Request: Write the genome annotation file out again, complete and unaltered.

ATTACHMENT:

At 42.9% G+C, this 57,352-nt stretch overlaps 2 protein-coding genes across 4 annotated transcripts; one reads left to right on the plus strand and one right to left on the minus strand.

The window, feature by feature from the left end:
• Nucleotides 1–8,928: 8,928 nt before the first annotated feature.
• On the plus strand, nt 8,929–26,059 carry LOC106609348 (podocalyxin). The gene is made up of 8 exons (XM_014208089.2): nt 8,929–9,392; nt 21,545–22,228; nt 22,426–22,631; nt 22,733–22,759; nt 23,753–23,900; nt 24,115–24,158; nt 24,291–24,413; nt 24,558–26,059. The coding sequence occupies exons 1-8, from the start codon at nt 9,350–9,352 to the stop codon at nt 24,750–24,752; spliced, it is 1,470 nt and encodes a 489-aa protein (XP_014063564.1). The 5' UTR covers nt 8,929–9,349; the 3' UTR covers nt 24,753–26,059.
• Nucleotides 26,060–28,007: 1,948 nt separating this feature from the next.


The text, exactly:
At 42.9% G+C, this 57,352-nt stretch overlaps 2 protein-coding genes across 4 annotated transcripts; one reads left to right on the plus strand and one right to left on the minus strand.

The window, feature by feature from the left end:
• Nucleotides 1–8,928: 8,928 nt before the first annotated feature.
• On the plus strand, nt 8,929–26,059 carry LOC106609348 (podocalyxin). The gene is made up of 8 exons (XM_014208089.2): nt 8,929–9,392; nt 21,545–22,228; nt 22,426–22,631; nt 22,733–22,759; nt 23,753–23,900; nt 24,115–24,158; nt 24,291–24,413; nt 24,558–26,059. The coding sequence occupies exons 1-8, from the start codon at nt 9,350–9,352 to the stop codon at nt 24,750–24,752; spliced, it is 1,470 nt and encodes a 489-aa protein (XP_014063564.1). The 5' UTR covers nt 8,929–9,349; the 3' UTR covers nt 24,753–26,059.
• Nucleotides 26,060–28,007: 1,948 nt separating this feature from the next.